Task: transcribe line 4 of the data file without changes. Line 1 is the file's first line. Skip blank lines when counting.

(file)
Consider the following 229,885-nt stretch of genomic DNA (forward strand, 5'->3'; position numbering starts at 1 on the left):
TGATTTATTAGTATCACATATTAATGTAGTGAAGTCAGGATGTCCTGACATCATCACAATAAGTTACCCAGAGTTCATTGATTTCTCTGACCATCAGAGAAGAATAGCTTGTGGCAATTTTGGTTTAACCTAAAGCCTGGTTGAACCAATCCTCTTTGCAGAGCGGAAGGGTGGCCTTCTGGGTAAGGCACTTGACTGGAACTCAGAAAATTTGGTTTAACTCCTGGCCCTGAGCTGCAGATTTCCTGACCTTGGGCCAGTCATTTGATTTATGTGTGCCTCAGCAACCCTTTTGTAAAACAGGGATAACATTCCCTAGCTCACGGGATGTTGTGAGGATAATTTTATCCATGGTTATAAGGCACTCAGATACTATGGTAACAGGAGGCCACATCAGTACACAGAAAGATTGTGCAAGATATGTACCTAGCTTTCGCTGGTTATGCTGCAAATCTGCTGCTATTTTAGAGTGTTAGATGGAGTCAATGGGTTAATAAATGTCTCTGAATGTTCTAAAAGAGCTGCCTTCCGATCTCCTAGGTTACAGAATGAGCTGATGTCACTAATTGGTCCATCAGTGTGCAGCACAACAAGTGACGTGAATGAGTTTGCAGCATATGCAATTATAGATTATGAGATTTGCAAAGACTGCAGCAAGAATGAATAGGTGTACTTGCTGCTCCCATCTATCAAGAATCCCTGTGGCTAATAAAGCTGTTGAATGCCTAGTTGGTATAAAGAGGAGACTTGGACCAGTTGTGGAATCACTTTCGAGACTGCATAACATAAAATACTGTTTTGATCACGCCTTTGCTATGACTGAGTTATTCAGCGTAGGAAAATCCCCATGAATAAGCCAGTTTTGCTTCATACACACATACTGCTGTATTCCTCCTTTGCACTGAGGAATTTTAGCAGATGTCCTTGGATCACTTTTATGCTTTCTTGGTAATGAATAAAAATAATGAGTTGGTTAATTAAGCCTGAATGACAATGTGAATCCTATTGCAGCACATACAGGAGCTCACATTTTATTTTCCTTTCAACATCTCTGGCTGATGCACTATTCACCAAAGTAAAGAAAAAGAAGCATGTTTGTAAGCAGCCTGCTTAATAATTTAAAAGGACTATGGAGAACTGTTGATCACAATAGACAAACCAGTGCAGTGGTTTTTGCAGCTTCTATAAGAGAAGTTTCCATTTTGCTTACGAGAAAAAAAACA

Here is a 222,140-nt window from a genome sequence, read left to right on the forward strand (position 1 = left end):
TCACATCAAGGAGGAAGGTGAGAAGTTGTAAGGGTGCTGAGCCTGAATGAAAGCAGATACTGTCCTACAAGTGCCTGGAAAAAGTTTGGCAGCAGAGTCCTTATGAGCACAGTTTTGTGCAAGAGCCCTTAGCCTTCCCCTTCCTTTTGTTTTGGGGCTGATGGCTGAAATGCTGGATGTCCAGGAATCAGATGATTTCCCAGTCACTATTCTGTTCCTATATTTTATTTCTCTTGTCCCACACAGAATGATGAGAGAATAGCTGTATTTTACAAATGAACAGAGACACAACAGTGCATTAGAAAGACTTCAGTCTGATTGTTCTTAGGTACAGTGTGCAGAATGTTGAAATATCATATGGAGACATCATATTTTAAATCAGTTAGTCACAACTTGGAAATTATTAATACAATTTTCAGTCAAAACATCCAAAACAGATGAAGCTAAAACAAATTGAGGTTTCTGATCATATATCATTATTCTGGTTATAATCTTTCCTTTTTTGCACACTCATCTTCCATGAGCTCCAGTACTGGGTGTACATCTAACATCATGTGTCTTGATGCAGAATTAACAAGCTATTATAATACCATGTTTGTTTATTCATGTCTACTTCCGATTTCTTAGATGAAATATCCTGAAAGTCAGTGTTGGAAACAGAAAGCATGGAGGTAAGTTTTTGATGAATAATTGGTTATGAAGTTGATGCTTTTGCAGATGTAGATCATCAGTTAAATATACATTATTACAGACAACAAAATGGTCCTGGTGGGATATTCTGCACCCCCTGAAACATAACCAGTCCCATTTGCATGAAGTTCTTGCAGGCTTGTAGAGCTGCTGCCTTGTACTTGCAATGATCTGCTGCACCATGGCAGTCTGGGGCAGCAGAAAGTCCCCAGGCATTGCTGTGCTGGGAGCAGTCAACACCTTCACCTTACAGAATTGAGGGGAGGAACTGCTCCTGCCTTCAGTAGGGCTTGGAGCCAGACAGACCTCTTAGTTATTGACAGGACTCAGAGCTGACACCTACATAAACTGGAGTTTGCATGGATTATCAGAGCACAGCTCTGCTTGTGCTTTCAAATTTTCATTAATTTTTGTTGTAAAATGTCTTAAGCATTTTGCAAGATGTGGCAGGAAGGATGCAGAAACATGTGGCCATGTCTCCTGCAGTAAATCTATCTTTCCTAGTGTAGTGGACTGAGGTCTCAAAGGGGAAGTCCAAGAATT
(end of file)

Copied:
TCACATCAAGGAGGAAGGTGAGAAGTTGTAAGGGTGCTGAGCCTGAATGAAAGCAGATACTGTCCTACAAGTGCCTGGAAAAAGTTTGGCAGCAGAGTCCTTATGAGCACAGTTTTGTGCAAGAGCCCTTAGCCTTCCCCTTCCTTTTGTTTTGGGGCTGATGGCTGAAATGCTGGATGTCCAGGAATCAGATGATTTCCCAGTCACTATTCTGTTCCTATATTTTATTTCTCTTGTCCCACACAGAATGATGAGAGAATAGCTGTATTTTACAAATGAACAGAGACACAACAGTGCATTAGAAAGACTTCAGTCTGATTGTTCTTAGGTACAGTGTGCAGAATGTTGAAATATCATATGGAGACATCATATTTTAAATCAGTTAGTCACAACTTGGAAATTATTAATACAATTTTCAGTCAAAACATCCAAAACAGATGAAGCTAAAACAAATTGAGGTTTCTGATCATATATCATTATTCTGGTTATAATCTTTCCTTTTTTGCACACTCATCTTCCATGAGCTCCAGTACTGGGTGTACATCTAACATCATGTGTCTTGATGCAGAATTAACAAGCTATTATAATACCATGTTTGTTTATTCATGTCTACTTCCGATTTCTTAGATGAAATATCCTGAAAGTCAGTGTTGGAAACAGAAAGCATGGAGGTAAGTTTTTGATGAATAATTGGTTATGAAGTTGATGCTTTTGCAGATGTAGATCATCAGTTAAATATACATTATTACAGACAACAAAATGGTCCTGGTGGGATATTCTGCACCCCCTGAAACATAACCAGTCCCATTTGCATGAAGTTCTTGCAGGCTTGTAGAGCTGCTGCCTTGTACTTGCAATGATCTGCTGCACCATGGCAGTCTGGGGCAGCAGAAAGTCCCCAGGCATTGCTGTGCTGGGAGCAGTCAACACCTTCACCTTACAGAATTGAGGGGAGGAACTGCTCCTGCCTTCAGTAGGGCTTGGAGCCAGACAGACCTCTTAGTTATTGACAGGACTCAGAGCTGACACCTACATAAACTGGAGTTTGCATGGATTATCAGAGCACAGCTCTGCTTGTGCTTTCAAATTTTCATTAATTTTTGTTGTAAAATGTCTTAAGCATTTTGCAAGATGTGGCAGGAAGGATGCAGAAACATGTGGCCATGTCTCCTGCAGTAAATCTATCTTTCCTAGTGTAGTGGACTGAGGTCTCAAAGGGGAAGTCCAAGAATT